Interview with the Vampire, Paperback Book

Interview with the Vampire Paperback

Part of the The Vampire Chronicles series

2.5 out of 5 (4 ratings)

Description

In a darkened room a young man sits telling the macabre and eerie story of his life - the story of a vampire, gifted with eternal life, cursed with an exquisite craving for human blood.

Anne Rice's compulsively readable novel is arguably the most celebrated work of vampire fiction since Bram Stoker's Dracula was published in 1897.

As the Washington Post said on its first publication, it is a 'thrilling, strikingly original work of the imagination ...sometimes horrible, sometimes beautiful, always unforgettable'.

Information

  • Format: Paperback
  • Pages: 320 pages
  • Publisher: Little, Brown Book Group
  • Publication Date:
  • Category: Classic horror & ghost stories
  • ISBN: 9780751541977

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Reviews

Showing 1 - 4 of 4 reviews.

Review by
3

My blood lust for reading about vampires has been well and truly sated, but I had to give <i>Interview with a Vampire</i> a try before moving on. The film adaptation, with Brad Pitt and Tom Cruise, has never appealed to me - Hollywood gothic doesn't really work - but the original novels are such a classic staple of the genre, that I felt like I was missing out in some way. In the foreword to my library edition, Audrey Niffenegger suggests that Ann Rice 'discovered' the 'existential despair, the tedium and attractions of immortality, the moral quandaries of the vampire diet'. And interviewee Louis is certainly a literary template for vampire angst - he never shuts up! For three hundred pages, give or take incidences of death, destruction and relocation to a different country, Louis harps on mortal sin, God and the devil, love and hate, the beauty of life, the futility and torture of immortality, and how lonely undeath can be. Whenever Lestat threatened to put an end to his 'suffering', I was thinking, 'Yes, please, do!'The premise of a centuries-old vampire telling his story to a 'modern day' mortal is simple and satisfying, and Louis' narrative voice is a suitable blend of nineteenth century formality and cynical experience, but his 'existential despair' gets boring very quickly. I prefer the truly evil vampires, like Lestat, who accept what they are and kill to survive, not dithering do-gooders who don't want to hurt anyone. Get over yourself, Louis. And pint-size vampirette Claudia, who does have a valid complaint after all, is a disturbing character - a grown woman trapped in the body of a five year old. I had trouble imagining what she would look like, dressed up like a doll and coming onto Louis (*shudder*).Although this is only the first novel in the series, <i>Interview</i> must be the last nail in my vampire coffin. I have absolutely no desire to read about Lestat or Armand, sorry to say!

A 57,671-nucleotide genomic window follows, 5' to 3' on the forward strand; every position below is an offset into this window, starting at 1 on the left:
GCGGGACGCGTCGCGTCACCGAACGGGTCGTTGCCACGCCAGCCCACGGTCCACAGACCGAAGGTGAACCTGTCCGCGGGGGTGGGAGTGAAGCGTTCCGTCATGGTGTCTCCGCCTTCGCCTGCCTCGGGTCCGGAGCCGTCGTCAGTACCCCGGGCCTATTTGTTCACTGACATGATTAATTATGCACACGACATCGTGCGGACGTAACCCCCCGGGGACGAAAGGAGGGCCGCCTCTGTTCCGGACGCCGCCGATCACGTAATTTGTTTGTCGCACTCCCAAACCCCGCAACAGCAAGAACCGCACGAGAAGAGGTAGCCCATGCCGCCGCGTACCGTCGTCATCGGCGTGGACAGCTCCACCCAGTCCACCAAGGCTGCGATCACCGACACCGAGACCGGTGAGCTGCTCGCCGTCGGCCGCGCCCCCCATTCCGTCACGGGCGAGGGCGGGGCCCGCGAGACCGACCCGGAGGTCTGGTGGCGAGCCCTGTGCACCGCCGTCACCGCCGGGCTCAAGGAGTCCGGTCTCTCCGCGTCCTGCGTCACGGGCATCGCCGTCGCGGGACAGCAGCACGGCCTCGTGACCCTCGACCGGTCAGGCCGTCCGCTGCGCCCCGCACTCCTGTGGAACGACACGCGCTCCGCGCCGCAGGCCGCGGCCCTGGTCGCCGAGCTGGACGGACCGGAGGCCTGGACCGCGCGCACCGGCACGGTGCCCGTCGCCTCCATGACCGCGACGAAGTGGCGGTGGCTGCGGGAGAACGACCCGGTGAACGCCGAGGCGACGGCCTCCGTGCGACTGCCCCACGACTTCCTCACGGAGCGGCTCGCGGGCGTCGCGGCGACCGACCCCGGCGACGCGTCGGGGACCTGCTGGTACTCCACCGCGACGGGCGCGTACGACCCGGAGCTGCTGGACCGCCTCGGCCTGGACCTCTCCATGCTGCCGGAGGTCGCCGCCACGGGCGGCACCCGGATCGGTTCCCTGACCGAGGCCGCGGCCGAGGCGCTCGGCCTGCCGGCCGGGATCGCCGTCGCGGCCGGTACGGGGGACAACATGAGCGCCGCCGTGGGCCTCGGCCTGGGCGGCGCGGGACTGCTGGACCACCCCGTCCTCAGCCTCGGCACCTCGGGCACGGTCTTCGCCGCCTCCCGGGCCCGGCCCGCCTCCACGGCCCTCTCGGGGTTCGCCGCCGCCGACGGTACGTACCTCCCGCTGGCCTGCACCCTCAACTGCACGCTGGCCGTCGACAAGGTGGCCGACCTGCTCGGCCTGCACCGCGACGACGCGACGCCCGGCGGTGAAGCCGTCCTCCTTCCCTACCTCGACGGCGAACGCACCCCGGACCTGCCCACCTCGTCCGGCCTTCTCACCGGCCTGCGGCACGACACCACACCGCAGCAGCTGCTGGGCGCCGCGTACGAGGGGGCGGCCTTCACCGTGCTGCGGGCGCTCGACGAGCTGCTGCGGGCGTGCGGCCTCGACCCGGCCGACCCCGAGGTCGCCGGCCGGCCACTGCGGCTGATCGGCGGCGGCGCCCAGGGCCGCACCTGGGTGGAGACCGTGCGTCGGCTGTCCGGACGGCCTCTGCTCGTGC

Review by
1

Not really my thing to be brutally honest. I know this is credited as the original of the whole vamp thing, <i>not including Bram Stoker</i> but it just doesn't do it for me. I'm happy I gave it a go but really, is it any better than the other vamp books people like to bitch about? My conclusion: <i>hell no</i>.

Review by
3

This was the first book to present vampires in the modern light that we think of them today.<br/><br/>I had watched the movie before reading this book which I wish I never did because the book did not shock me like it should have done. <br/><br/>The book mainly centers around Louis, a vampire telling the story of his life to 'the boy' who is recording him in the 1980s. Louis is quite a depressing character and the phrase 'wet blanket' comes to mind. He has had a hard life as his vampire nature has tortured him for centuries. Unlike normal vampires, Louis is very much in touch with his human nature and feels great empathy for all the suffering caused by vampirekind.<br/><br/>Louis is to be honest the most boring vampire, he is very apathetic, brooding - a kind of Hamlet character. He watches events unfold around him without actually trying to stop anything - the whole Claudia disaster is proof of that and he lets Lestat (his maker) completely overtake his life and dictate what they are to do.<br/><br/>I would have really enjoyed this book if I had not watched the movie but I am intrigued to read the sequels as I really want to find out what happens next.

Review by
3

This was the first book to present vampires in the modern light that we think of them today.<br/><br/>I had watched the movie before reading this book which I wish I never did because the book did not shock me like it should have done. <br/><br/>The book mainly centers around Louis, a vampire telling the story of his life to 'the boy' who is recording him in the 1980s. Louis is quite a depressing character and the phrase 'wet blanket' comes to mind. He has had a hard life as his vampire nature has tortured him for centuries. Unlike normal vampires, Louis is very much in touch with his human nature and feels great empathy for all the suffering caused by vampirekind.<br/><br/>Louis is to be honest the most boring vampire, he is very apathetic, brooding - a kind of Hamlet character. He watches events unfold around him without actually trying to stop anything - the whole Claudia disaster is proof of that and he lets Lestat (his maker) completely overtake his life and dictate what they are to do.<br/><br/>I would have really enjoyed this book if I had not watched the movie but I am intrigued to read the sequels as I really want to find out what happens next.

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